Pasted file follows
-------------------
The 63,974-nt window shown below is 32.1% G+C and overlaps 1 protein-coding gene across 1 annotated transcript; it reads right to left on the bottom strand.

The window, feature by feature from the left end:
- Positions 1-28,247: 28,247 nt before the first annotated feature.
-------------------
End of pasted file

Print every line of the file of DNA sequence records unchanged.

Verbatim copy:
The 63,974-nt window shown below is 32.1% G+C and overlaps 1 protein-coding gene across 1 annotated transcript; it reads right to left on the bottom strand.

The window, feature by feature from the left end:
- Positions 1-28,247: 28,247 nt before the first annotated feature.